The author describes his work as "an attempt to systematically re-think philosophy out of its original beginning and most fundamental perspective: the primordial phenomenon of wonder." Relying heavily upon the existential and phenomenological traditions, Boelen focusses upon wonder as the locus for the "dialectical self-manifestation of Being"; with this as his foundation, Boelen establishes the necessarily circular character of philosophical reflection, as rooted in wonder and recurring back upon its original data. The theory involved is further specified in analyses of (...) the aesthetic phenomenon, ethical existence, and existential loving. Throughout is evidenced a concern that philosophy and psychology work together in the reflective approach the primordial phenomena of human existence. Militantly anti-"scientistic." Although stylistically weak at times, Existential Thinking is nonetheless a useful and suggestive work; it is, to use one of the highest praises in Boelen's terminology, a beginning--and that in the two-fold sense of exploring the origins of philosophical reflection, and of indicating directions for fuller, more detailed reflection.--D. F. D. (shrink)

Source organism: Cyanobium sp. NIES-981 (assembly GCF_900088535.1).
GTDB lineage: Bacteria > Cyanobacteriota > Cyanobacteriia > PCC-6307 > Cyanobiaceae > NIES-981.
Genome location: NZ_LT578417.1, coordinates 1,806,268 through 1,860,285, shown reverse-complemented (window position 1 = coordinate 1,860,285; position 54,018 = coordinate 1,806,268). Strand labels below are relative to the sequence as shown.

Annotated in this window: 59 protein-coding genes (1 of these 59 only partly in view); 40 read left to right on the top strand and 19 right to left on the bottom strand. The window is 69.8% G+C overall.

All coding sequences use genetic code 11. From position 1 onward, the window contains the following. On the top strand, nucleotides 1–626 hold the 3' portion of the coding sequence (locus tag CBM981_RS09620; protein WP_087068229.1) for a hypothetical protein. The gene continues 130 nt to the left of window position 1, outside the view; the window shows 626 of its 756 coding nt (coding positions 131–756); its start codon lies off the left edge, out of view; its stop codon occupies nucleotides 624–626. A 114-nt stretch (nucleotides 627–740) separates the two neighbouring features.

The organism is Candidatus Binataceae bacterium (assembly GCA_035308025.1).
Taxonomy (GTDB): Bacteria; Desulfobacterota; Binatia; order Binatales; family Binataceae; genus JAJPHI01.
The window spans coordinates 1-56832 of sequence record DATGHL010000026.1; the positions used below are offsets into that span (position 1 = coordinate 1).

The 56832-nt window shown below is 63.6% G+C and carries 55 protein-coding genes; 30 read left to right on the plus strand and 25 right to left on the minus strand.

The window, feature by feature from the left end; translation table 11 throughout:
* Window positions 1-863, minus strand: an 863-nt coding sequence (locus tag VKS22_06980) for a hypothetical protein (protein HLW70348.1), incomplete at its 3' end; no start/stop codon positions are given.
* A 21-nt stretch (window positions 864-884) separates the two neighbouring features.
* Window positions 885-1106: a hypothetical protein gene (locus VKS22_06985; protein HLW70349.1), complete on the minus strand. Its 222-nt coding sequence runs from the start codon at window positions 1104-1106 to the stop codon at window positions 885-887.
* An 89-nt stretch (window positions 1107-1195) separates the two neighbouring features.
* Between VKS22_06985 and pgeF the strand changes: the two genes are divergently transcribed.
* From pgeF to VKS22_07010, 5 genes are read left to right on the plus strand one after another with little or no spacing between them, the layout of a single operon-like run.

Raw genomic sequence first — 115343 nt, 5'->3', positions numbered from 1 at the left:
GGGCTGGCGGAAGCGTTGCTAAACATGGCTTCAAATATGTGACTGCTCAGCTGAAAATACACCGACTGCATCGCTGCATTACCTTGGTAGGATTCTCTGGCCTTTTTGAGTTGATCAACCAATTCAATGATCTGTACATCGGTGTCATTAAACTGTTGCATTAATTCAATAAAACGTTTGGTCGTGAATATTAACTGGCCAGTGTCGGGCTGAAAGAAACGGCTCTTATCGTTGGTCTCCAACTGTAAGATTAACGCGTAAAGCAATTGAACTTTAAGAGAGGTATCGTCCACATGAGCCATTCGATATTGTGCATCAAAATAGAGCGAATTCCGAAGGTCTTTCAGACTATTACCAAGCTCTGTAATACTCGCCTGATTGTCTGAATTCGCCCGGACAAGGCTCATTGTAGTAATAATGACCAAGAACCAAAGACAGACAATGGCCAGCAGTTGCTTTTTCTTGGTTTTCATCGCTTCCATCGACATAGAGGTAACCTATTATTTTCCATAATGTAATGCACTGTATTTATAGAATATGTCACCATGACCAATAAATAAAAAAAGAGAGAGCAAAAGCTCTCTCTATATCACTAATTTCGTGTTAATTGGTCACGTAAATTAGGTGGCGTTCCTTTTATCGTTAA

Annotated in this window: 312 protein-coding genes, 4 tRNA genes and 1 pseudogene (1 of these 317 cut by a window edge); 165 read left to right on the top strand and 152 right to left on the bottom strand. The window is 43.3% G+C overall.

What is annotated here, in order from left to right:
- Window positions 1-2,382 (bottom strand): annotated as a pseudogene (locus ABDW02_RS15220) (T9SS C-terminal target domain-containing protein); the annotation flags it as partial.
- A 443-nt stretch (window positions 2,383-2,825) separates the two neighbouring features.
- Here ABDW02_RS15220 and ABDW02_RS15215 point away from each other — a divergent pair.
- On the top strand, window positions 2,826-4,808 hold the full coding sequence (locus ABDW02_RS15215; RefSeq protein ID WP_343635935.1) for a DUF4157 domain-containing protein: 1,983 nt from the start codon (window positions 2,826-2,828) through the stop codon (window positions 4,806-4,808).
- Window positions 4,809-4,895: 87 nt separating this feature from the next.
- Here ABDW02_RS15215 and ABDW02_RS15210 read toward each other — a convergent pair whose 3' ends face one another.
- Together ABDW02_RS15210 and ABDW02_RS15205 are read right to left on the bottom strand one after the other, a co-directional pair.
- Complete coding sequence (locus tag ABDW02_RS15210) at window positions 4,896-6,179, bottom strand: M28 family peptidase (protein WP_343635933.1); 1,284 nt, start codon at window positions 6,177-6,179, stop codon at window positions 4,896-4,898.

Contemporary problems associated with the notion of determinism are focused by this symposium in three major areas of inquiry--philosophy, physical science, and law and moral responsibility. Determinism in modern physics is capably analyzed by a number of eminent contributors; but with respect to its significance for a philosophy of nature, little that is new or suggestive emerges from this analysis. The distinction between "hard" and "soft" determinism and its implications in legal and moral contexts provoke the most valuable part of (...) the discussion.--J. F. D. (shrink)
An introduction to the author's conception of Ganzheitlichkeit and Terminalkausalität, and the first part of an inquiry into the relevance and adequacy of this conception for three different types of phenomena--atomic, biodynamic, and neural. The concept of Terminalkausalität is proposed as a basis on which the theoretical dualism of modern physics, and particularly the problems associated with the uncertainty relation, may be overcome. Further, this concept suggests the principles by which the various natural sciences may be unified. --J. F. D.